Olivia Rubens – The dark humor behind knitwear

Olivia Rubens’s says, “Be yourself to the Nth degree”. In addition, “The best thing you can do for yourself is to get to know yourself intimately, and express yourself as such”. This way of life tells the enormous introspection the designer shows with her projects.

Olivia Rubens, of Canadian origin (as if Canada were small), more precisely, grew up in Ottawa, in the region of Ontario. Rubens studied Fashion Design at Ryerson University, graduating in 2015. She, then, decided to move to London (2018) where she faced a Masters and started working on her own brand.

Olivia specializes in womenswear knitwear design along the road to sustainability: another small fish that follows the current that has been bothering us for a long time, but in a world full of emerging designers who believe in the reincarnation of Monsieur Dior.

It is fortunate that Rubens is humbly committed to using her knowledge to create a positive social and environmental impact thanks to design and innovative materials. Password “Green”: bio, recycled, ethical and traceable.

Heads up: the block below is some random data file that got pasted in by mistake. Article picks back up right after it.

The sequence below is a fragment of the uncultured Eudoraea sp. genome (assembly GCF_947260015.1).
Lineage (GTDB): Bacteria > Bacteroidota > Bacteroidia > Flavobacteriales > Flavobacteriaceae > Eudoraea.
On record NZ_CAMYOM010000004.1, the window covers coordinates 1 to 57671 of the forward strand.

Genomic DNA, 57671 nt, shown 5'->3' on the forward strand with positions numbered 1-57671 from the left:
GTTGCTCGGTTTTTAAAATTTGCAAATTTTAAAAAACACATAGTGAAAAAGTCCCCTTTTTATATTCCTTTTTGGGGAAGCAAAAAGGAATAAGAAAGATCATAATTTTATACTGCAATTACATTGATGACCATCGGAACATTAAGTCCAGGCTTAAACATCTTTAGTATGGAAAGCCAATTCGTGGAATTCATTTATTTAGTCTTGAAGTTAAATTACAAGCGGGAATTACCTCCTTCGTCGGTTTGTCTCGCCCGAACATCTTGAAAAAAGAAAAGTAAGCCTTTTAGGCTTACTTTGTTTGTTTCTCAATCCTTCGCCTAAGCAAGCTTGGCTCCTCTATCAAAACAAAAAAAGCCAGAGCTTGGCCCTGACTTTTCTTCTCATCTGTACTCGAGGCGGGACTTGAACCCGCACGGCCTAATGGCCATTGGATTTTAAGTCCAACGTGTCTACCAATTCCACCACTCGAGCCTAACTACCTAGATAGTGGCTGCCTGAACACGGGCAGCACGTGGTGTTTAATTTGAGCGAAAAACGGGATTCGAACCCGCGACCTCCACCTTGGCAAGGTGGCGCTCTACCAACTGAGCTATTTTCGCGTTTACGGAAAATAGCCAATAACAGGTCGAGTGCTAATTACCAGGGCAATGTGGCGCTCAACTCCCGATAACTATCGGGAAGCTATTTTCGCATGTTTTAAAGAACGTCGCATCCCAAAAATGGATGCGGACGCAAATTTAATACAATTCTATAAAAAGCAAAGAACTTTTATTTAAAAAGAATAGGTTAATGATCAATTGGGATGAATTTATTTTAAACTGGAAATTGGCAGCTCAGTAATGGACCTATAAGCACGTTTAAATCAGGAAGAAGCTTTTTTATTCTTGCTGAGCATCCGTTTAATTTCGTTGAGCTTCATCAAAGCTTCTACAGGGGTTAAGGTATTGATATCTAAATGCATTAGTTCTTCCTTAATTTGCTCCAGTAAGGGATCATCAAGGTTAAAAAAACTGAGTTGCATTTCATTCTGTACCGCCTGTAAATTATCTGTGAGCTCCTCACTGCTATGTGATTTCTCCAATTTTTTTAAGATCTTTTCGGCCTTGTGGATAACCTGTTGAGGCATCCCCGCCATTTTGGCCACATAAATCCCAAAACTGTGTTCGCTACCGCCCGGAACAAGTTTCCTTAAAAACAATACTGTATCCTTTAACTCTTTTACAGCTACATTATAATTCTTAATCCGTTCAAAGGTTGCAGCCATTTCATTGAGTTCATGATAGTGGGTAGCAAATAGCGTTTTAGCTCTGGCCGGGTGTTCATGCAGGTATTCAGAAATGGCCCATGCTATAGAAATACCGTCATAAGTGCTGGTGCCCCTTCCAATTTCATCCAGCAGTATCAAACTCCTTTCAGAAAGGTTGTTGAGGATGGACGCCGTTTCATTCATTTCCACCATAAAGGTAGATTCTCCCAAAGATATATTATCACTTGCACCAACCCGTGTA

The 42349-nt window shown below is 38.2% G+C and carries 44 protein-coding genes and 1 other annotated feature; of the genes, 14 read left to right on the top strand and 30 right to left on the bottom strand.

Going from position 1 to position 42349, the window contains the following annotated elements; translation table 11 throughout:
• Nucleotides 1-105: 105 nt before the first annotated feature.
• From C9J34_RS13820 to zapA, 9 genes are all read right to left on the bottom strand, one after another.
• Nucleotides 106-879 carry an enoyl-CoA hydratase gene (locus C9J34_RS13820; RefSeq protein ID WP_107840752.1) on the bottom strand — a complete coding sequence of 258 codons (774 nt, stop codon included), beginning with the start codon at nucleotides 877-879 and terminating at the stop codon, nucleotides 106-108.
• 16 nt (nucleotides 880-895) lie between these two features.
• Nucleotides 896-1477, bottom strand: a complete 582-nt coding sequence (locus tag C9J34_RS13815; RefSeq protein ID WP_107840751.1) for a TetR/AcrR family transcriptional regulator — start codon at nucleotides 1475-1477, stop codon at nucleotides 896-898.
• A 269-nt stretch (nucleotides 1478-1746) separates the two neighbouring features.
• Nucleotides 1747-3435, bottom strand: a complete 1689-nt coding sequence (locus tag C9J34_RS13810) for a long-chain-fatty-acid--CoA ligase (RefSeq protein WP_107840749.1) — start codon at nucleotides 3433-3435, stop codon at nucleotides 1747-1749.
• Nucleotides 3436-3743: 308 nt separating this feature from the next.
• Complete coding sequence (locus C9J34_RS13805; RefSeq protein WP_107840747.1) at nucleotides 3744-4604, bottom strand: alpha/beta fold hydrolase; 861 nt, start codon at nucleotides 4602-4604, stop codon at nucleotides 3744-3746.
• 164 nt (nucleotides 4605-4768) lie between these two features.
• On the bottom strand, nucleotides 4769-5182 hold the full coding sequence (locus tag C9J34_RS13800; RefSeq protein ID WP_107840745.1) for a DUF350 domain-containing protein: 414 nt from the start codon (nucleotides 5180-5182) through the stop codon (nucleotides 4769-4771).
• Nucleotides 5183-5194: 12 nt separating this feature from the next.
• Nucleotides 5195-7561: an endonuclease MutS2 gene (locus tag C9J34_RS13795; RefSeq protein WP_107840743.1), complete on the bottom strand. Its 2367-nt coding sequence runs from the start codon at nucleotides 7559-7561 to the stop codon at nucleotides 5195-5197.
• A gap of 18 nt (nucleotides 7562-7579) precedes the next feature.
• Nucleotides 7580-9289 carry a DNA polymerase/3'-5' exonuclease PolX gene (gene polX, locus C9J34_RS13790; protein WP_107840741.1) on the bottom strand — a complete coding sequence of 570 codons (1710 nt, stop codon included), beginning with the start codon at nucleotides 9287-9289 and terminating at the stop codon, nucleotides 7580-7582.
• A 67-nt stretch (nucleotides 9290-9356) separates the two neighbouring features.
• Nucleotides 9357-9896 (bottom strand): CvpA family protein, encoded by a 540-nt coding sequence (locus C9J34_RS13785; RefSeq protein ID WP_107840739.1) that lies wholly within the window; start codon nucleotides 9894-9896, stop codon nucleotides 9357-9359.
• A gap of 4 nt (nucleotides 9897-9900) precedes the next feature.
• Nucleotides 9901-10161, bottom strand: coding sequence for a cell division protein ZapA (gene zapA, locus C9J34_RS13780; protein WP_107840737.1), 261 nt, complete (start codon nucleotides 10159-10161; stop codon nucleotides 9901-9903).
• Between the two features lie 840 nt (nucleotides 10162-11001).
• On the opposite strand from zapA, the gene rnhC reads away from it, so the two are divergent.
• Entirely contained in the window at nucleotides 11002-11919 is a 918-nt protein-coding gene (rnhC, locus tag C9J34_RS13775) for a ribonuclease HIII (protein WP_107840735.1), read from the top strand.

We at ONEG Magazine have pushed the issue of environmental sustainability by asking her: which materials does she prefer to use? Olivia’s response was quick: Filmar Egyptian cotton, a high quality yarn, promotes economic growth and has remarkable durability, and Solvron, a non-toxic and plant-based fibre. 

These are just some of the materials that the designer uses to evoke meaning through her creations; meanings that are exhibited thanks to provocative collections, arousing a sensation, stirring the minds by means of the dark humor inherent in her design, mixed with social themes.

Olivia Rubens’s mixing and experimenting with the “frivolous”, the “funny”, the “cute” and the “feminine” with the dark side expressed through her jerseys proves to be an active warrior in social enterprise. The designer works to help women, children and communities in England and Canada. Digging a little deeper, Olivia says that she herself has had to fight against bullying in her youth and those who erected walls. So, she woke up the tiger resting inside her, climbing over them, along the road that led her to where she is today.

Often, her outfits show-faces half-covered or completely obscured (masks, cloaks or headgear), which is a way to shout to society that it is perhaps time to recognize true feminine emancipation. Let’s follow her and watch.  

Photography Brian Rankin
Styling Paola Nerilli
Make up Martha Inoue
Hair Arisa Yamasaki and Hiroki Kojima
Models Nene and Ausrine

 

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